New York Natural Heritage Program
Golden-seal
Hydrastis canadensis L.
Dicots

Habitat [-]
Goldenseal colonies are found at the bottom or mid-slopes of rich woodlands, often near streams. Sometimes the slopes are deeply dissected by runoff or they may consist of limestone talus and cliffs. The forests are usually mature with old logs and an open understory with a diverse Spring wildflower flora. The underlying rock is usually limestone and the soils are rich in organic matter, sometimes with springs emanating from the slopes. (New York Natural Heritage Program 2007). Deep rich woods (Fernald 1970). Deep rich woods (Gleason 1952).

Associated Ecological Communities [-]
  • Calcareous talus slope woodland
    An open or closed canopy community that occurs on talus slopes composed of calcareous bedrock such as limestone or dolomite. The soils are usually moist and loamy; there may be numerous rock outcrops.
  • Floodplain forest
    A hardwood forest that occurs on mineral soils on low terraces of river floodplains and river deltas. These sites are characterized by their flood regime; low areas are annually flooded in spring, and high areas are flooded irregularly.
  • Limestone woodland
    A woodland that occurs on shallow soils over limestone bedrock in non-alvar settings, and usually includes numerous rock outcrops. There are usually several codominant trees, although one species may become dominant in any one stand.
  • Maple-basswood rich mesic forest
    A species rich hardwood forest that typically occurs on well-drained, moist soils of circumneutral pH. Rich herbs are predominant in the ground layer and are usually correlated with calcareous bedrock, although bedrock does not have to be exposed. The dominant trees are sugar maple, basswood, and white ash.
  • Oak-tulip tree forest
    A hardwood forest that occurs on moist, well-drained sites in southeastern New York. The dominant trees include a mixture of five or more of the following: red oak, tulip tree, American beech, black birch, red maple, scarlet oak, black oak, and white oak.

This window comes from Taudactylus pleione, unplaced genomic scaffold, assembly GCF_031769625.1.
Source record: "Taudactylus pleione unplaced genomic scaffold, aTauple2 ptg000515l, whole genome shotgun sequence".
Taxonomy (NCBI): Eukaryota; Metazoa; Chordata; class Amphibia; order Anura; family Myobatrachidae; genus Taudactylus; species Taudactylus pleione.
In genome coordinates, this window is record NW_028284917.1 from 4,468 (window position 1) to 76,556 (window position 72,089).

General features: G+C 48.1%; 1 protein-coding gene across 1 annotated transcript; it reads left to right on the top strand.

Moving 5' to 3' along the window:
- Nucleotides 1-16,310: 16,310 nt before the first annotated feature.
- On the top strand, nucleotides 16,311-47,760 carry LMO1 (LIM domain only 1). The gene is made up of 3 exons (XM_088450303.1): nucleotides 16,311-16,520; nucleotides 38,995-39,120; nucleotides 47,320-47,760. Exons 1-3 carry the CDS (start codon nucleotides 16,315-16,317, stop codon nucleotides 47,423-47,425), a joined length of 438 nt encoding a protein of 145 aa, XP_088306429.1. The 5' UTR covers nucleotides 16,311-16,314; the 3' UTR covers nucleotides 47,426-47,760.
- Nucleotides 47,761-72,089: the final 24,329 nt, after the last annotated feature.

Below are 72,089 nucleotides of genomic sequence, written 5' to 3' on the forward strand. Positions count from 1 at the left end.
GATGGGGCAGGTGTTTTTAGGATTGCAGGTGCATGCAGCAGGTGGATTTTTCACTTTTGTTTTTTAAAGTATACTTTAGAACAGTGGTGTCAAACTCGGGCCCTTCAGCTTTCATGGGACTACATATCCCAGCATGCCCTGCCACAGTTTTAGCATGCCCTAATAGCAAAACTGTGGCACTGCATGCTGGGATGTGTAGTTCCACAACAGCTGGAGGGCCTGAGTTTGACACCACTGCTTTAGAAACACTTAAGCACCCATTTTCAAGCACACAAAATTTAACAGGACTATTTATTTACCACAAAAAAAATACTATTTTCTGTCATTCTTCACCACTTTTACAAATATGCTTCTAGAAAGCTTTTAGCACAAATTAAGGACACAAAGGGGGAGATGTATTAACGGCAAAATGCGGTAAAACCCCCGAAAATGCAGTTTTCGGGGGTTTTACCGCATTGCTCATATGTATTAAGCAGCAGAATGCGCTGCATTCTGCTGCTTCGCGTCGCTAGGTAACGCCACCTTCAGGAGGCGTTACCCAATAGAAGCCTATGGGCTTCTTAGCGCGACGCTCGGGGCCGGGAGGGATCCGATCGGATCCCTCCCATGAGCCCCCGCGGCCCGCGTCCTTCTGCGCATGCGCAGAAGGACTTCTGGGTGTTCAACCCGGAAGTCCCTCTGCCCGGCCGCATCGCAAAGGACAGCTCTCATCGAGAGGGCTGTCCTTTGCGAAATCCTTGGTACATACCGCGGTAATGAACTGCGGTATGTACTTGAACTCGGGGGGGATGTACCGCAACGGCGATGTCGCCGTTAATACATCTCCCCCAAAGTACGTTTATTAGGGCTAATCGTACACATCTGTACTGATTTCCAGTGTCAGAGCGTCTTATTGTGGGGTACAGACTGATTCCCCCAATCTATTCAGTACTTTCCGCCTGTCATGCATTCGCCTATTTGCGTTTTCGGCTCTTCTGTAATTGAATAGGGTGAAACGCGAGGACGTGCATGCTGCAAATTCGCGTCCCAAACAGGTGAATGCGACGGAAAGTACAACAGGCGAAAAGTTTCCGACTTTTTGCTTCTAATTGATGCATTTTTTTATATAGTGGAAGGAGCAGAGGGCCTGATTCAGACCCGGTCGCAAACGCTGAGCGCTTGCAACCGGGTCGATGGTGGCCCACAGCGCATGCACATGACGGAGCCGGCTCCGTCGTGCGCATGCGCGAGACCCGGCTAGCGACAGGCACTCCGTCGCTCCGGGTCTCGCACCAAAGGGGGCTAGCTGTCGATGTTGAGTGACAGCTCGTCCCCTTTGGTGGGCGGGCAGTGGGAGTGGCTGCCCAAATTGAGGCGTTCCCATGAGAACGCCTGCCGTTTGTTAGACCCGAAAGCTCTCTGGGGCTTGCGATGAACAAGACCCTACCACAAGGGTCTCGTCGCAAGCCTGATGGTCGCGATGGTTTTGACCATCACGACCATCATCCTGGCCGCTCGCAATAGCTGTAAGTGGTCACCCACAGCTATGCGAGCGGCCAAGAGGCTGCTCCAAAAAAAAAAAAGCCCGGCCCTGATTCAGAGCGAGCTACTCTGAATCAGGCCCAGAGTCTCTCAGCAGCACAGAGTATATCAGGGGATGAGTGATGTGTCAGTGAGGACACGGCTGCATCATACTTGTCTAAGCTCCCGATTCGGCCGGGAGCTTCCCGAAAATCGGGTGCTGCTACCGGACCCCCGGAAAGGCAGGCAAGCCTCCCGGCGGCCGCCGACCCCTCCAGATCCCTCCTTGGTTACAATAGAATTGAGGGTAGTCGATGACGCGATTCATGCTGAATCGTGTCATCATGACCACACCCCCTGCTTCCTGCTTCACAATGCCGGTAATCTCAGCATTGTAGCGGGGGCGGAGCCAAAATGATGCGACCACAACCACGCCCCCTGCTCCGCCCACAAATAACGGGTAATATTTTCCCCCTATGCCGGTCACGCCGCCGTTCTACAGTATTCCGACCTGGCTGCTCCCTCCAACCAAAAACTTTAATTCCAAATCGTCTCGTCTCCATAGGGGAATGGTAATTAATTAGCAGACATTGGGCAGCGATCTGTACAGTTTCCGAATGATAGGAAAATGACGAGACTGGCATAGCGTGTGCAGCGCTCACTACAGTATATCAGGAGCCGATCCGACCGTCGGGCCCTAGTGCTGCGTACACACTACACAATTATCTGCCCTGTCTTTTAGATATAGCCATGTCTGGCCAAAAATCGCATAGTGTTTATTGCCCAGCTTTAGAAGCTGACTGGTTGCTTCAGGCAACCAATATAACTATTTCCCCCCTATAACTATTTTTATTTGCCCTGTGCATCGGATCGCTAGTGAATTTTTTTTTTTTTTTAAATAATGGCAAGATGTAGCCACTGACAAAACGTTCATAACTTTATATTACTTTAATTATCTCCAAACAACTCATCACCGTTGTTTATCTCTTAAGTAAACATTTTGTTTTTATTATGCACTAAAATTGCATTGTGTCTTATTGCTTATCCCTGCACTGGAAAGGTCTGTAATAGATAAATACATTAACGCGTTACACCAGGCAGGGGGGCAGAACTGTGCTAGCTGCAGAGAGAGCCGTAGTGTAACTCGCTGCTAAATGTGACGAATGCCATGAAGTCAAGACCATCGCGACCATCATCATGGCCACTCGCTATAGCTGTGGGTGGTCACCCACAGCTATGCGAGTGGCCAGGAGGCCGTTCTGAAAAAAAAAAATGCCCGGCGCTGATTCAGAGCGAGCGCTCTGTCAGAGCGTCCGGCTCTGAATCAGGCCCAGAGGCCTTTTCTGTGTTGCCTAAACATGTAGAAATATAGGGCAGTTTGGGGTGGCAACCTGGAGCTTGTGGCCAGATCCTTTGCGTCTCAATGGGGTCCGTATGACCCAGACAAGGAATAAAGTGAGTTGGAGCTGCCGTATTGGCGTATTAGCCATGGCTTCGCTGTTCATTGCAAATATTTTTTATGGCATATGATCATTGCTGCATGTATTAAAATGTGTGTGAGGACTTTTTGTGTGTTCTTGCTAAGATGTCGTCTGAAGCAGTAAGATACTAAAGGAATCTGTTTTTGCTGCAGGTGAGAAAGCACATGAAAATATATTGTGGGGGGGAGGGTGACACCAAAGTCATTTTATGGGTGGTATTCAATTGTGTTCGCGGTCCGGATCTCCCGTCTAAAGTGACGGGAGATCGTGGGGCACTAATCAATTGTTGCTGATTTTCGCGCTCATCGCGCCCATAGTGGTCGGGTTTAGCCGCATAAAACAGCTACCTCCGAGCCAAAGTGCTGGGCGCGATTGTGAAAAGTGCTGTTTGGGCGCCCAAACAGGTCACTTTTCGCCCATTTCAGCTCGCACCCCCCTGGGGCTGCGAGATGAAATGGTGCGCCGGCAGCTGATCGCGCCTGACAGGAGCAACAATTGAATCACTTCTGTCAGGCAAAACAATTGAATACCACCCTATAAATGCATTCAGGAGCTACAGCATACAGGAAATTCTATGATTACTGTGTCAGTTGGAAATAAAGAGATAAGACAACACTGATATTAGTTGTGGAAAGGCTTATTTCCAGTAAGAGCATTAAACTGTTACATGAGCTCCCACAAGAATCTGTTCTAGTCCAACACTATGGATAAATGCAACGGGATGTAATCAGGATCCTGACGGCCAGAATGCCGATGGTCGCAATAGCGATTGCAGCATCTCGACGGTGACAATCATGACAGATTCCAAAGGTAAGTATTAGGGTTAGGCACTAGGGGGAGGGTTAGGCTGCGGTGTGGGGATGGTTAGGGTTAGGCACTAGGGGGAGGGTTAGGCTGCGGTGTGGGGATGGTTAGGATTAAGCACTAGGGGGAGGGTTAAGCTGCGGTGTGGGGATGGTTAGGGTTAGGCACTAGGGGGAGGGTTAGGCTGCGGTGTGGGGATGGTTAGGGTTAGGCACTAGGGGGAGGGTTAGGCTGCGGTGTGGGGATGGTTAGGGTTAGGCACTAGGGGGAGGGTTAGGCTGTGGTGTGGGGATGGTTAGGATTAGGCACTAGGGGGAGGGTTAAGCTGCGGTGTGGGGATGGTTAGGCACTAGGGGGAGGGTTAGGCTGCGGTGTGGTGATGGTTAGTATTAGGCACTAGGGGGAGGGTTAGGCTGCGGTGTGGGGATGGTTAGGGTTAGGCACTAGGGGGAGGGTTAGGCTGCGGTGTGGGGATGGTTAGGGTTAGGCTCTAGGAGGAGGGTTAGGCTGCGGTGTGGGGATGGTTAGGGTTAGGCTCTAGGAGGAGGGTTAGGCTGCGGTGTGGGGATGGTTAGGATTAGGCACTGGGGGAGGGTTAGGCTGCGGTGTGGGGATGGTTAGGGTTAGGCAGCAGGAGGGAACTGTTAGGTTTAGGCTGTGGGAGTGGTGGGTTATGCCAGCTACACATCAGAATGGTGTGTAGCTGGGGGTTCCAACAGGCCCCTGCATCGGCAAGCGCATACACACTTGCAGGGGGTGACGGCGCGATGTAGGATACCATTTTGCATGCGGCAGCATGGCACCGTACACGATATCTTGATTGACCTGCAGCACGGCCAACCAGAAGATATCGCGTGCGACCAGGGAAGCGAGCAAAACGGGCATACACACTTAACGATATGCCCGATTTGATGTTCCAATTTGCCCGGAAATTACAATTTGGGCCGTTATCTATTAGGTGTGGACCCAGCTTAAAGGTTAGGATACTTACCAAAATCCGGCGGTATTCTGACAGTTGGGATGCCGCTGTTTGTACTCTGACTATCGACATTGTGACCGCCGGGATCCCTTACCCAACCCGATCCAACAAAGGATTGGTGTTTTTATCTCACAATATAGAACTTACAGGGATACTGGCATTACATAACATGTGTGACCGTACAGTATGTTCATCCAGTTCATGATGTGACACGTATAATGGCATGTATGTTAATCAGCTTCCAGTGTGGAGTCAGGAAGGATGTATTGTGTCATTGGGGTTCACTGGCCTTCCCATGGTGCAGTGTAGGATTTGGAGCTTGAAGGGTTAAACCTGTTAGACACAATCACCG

Associated Species [-]
  • Black Maple (Acer nigrum)
  • Sugar Maple (Acer saccharum)
  • Northern Maidenhair-fern (Adiantum pedatum)
  • White Snakeroot (Ageratina altissima)
  • Garlic Mustard (Alliaria petiolata)
  • Narrow-leaved Wild Leek (Allium tricoccum)
  • American Hogpeanut (Amphicarpaea bracteata)
  • Swamp Jack-in-the-pulpit (Arisaema triphyllum)
  • Canada Wild-ginger (Asarum canadense)
  • Southern Lady Fern (Athyrium filix-femina)
  • Paper Birch (Betula papyrifera)
  • Cutleaf Toothwort (Cardamine concatenata)
  • Two-leaf Toothwort (Cardamine diphylla)
  • Broad-leaved Sedge (Carex platyphylla)
  • American Hornbeam (Carpinus caroliniana)
  • Bitternut Hickory (Carya cordiformis)
  • Big Shellbark Hickory (Carya laciniosa)
  • Blue Cohosh (Caulophyllum thalictroides)
  • Virginia Springbeauty (Claytonia virginica)
  • Canada Horse-balm (Collinsonia canadensis)
  • Flowering Dogwood (Cornus florida)
  • Canada Honewort (Cryptotaenia canadensis)
  • Bulblet Fern (Cystopteris bulbifera)
  • Silvery Spleenwort (Deparia acrostichoides)
  • Field Horsetail (Equisetum arvense)
  • White Trout-lily (Erythronium albidum)
  • White Wood-aster (Eurybia divaricata)
  • American Beech (Fagus grandifolia)
  • White Ash (Fraxinus americana)
  • Licorice Bedstraw (Galium circaezans)
  • Wild Crane's-bill (Geranium maculatum)
  • American Witch-hazel (Hamamelis virginiana)
  • Round-leaved Liverleaf (Hepatica nobilis)
  • Twinleaf (Jeffersonia diphylla)
  • Spicebush (Lindera benzoin)
  • Tulip Tree (Liriodendron tulipifera)
  • Cucumber Magnolia (Magnolia acuminata)
  • Large False Solomon‘s-seal (Maianthemum racemosum)
  • Ostrich Fern (Matteuccia struthiopteris)
  • Canada Moonseed (Menispermum canadense)
  • Hophornbeam (Ostrya virginiana)
  • Virginia Creeper (Parthenocissus quinquefolia)
  • Broad Beech Fern (Phegopteris hexagonoptera)
  • Eastern White Pine (Pinus strobus)
  • May-apple (Podophyllum peltatum)
  • Downy Solomon's-seal (Polygonatum pubescens)
  • White-flower Leafcup (Polymnia canadensis)
  • Wild Black Cherry (Prunus serotina)
  • Choke Cherry (Prunus virginiana)
  • White Oak (Quercus alba)
  • Red Oak (Quercus rubra)
  • Littleleaf Buttercup (Ranunculus abortivus)
  • Bloodroot (Sanguinaria canadensis)
  • Bluestem Goldenrod (Solidago caesia)
  • Broad-leaved Goldenrod (Solidago flexicaulis)
  • American Bladdernut (Staphylea trifolia)
  • Skunk Cabbage (Symplocarpus foetidus)
  • Early Meadow-rue (Thalictrum dioicum)
  • New York Fern (Thelypteris noveboracensis)
  • White Basswood (Tilia americana)
  • Eastern Poison Ivy (Toxicodendron radicans)
  • Wake Robin (Trillium erectum)
  • Large-flower Trillium (Trillium grandiflorum)
  • Eastern Hemlock (Tsuga canadensis)
  • Slippery Elm (Ulmus rubra)
  • Large-flowered Bellwort (Uvularia grandiflora)
  • Sessile-leaved Bellwort (Uvularia sessilifolia)
  • Mapleleaf Viburnum (Viburnum acerifolium)
  • Long-spur Violet (Viola rostrata)